Author Shobhan Bantwal, summarizes in this book what so many Indian American youngsters go through, especially when it comes to striking a balance between the freedom they have, and the need to follow tradition. The Full Moon Bride is a fun-filled, pacy read about Siya Giri, who is a virgin hitting the big three-oh, and her experience with the Indian

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inKonversation: Nagendra Murti on Debuting With A Mind Thriller and More…

Born in Bengaluru, India and a Master of Software Engineering from Brandeis University, Waltham, USA, Nagendra Murti is a technologist and a customer advocate by profession. He is also an avid bird-watcher, photographer and wildlife enthusiast. His constant gripe is the disappearing lakes of Bengaluru due to chaotic urbanization and is looking for avenues to help with that cause. When time

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Book Review: Rise of the Sun Prince

There are stories, good stories and great stories. Stories are nondescript tales you read and don’t leave you thinking about it after it is over. Good stories leave you pondering on the tale it tells even after it gets over. And great stories are the ones that keep coming back to your mind at different points of your life, making

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Book Review: Just the Facts, Madamji

Originally published in the year 2002 by Indialog Publications, Just the Facts, Madamji is authoress Sharmila Kantha’s debut work of fiction that introduces us to her very authentic detective, Mr. Ramji. Now, I won’t for a second believe that the Indian publishing industry back then was anything close to like what it is nowadays; especially in fiction—especially in the mystery genre.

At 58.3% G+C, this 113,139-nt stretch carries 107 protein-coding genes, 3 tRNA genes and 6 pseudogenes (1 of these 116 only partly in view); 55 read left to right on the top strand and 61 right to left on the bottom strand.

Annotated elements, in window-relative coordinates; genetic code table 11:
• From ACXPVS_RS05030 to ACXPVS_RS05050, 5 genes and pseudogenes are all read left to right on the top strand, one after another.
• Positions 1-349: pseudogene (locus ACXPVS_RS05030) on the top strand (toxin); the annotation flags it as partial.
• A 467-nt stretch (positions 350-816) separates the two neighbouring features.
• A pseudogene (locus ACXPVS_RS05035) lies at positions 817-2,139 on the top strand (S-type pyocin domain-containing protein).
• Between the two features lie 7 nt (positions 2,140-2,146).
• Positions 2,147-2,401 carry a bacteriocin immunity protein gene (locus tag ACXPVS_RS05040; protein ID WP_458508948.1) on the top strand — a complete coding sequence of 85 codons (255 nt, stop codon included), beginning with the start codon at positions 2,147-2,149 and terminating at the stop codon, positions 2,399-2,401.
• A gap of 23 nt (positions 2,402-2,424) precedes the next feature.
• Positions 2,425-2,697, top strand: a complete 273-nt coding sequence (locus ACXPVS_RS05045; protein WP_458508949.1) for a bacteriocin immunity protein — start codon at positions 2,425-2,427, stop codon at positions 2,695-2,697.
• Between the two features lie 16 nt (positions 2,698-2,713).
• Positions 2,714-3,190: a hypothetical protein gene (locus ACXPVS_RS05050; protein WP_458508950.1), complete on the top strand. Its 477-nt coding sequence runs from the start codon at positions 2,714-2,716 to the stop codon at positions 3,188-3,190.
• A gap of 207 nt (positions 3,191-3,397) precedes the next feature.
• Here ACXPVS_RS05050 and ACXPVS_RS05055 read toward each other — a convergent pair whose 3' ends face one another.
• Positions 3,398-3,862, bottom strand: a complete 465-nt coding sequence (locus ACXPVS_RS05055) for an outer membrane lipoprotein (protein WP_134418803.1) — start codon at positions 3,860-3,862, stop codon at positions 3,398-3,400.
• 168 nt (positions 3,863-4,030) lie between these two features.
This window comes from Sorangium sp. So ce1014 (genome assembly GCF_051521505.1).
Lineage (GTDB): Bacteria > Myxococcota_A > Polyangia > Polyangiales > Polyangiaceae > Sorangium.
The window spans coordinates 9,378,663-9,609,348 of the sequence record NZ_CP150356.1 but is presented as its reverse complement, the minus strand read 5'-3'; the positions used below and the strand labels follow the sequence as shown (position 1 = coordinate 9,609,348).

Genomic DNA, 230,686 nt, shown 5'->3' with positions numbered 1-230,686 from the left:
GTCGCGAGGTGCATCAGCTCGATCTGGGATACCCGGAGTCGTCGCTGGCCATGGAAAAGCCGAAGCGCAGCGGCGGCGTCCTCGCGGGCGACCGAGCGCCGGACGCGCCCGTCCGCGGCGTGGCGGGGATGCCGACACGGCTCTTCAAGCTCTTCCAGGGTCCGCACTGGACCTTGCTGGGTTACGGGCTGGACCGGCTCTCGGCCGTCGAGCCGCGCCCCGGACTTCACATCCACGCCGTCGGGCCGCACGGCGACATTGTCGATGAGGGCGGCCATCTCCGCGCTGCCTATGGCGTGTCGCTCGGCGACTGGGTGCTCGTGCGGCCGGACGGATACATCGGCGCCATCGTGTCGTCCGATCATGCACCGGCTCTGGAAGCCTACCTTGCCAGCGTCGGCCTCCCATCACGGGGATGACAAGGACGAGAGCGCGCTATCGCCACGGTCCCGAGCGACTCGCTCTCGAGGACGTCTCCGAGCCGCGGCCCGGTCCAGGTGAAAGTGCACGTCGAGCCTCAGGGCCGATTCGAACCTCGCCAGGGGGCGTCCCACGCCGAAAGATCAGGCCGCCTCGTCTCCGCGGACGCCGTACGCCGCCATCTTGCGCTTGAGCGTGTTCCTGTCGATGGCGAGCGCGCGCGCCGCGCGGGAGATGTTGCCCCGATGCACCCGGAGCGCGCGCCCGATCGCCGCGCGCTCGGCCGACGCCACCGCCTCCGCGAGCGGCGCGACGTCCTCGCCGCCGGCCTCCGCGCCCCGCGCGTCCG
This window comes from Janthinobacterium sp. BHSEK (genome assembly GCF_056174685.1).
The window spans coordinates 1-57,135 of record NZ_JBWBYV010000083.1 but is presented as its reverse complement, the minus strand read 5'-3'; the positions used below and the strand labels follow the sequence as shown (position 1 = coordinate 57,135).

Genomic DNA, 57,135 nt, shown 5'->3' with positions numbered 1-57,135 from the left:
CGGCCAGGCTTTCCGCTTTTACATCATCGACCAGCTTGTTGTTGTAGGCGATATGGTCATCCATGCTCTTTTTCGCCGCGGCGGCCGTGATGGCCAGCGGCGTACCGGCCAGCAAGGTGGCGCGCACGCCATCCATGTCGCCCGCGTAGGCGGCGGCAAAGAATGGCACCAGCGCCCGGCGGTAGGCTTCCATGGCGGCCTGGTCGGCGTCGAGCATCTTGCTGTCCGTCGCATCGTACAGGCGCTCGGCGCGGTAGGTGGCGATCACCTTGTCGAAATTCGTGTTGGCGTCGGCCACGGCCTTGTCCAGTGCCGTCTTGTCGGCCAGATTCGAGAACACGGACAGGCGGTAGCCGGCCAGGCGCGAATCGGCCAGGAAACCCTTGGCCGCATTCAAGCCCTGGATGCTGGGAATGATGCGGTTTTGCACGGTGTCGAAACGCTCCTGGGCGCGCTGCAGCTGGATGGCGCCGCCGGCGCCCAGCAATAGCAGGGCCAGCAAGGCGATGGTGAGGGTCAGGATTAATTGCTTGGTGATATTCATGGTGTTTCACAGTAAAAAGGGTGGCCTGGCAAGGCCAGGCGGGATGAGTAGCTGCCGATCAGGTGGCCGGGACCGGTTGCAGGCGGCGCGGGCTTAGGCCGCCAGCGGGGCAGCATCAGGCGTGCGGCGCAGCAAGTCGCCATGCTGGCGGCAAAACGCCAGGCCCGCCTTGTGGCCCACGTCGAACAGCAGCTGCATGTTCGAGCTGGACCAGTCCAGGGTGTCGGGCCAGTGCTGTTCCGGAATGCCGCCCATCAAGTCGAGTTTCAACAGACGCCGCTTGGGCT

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Book Review: Digital DNA

At some point in time we all have Googled our own names to find what results would the search yield. Of course, it depends on who you really are — a celebrity or a nobody, but for an average internet user the most common type of results would be their Facebook, Twitter, Instagram, Pintrest, LinkedIn and countless other social networking

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Book Review: The Guardians of the Halahala

Halahala – Hindu mythology. Vikramaditya – Indian history. Did I tell you I am a mythological & historical fiction fan. Shatrujeet Nath just went ahead and blurred the lines between the two, and the result is a book that gave me a reason to return to reviewing books 🙂 Coming to the book, The Guardians of the Halahala takes us

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Book Review: Losing My Religion

Losing my  Religion is  a roller-coaster ride — that of exhilaration and dismay, hope and despair, enthusiasm and disappointment. It says the story of life itself. How  an individual faces the ups and downs of life and emerges a winner!  An oft-told  story, you would say. Perhaps, but not in the way in which it is  narrated…there is an inspiring vitality

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Book Review: Fraudster

Fraudster is R. V. Raman’s first book – a thriller set in the corporate/ financial sector. The premise of the book is the prevalence of NPAs (Non Performing Assets) in a large number of financial institutions and the myriad schemes and machinations involved therein. The core strength of Raman’s book is that the plot is quite realistic and believable. What I

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Book Review: The Legend of Ramulamma

When I started reading this book I thought at worst, Ramulamma would be an Indian derivative of Agatha Christie’s somewhat underwhelming Ms. Marple – a shadow of her legendary Poirot. However, as I got further into the book, I realized that getting an Indian Ms. Marple might have actually been a good bargain. Quite frankly, I did not quite understand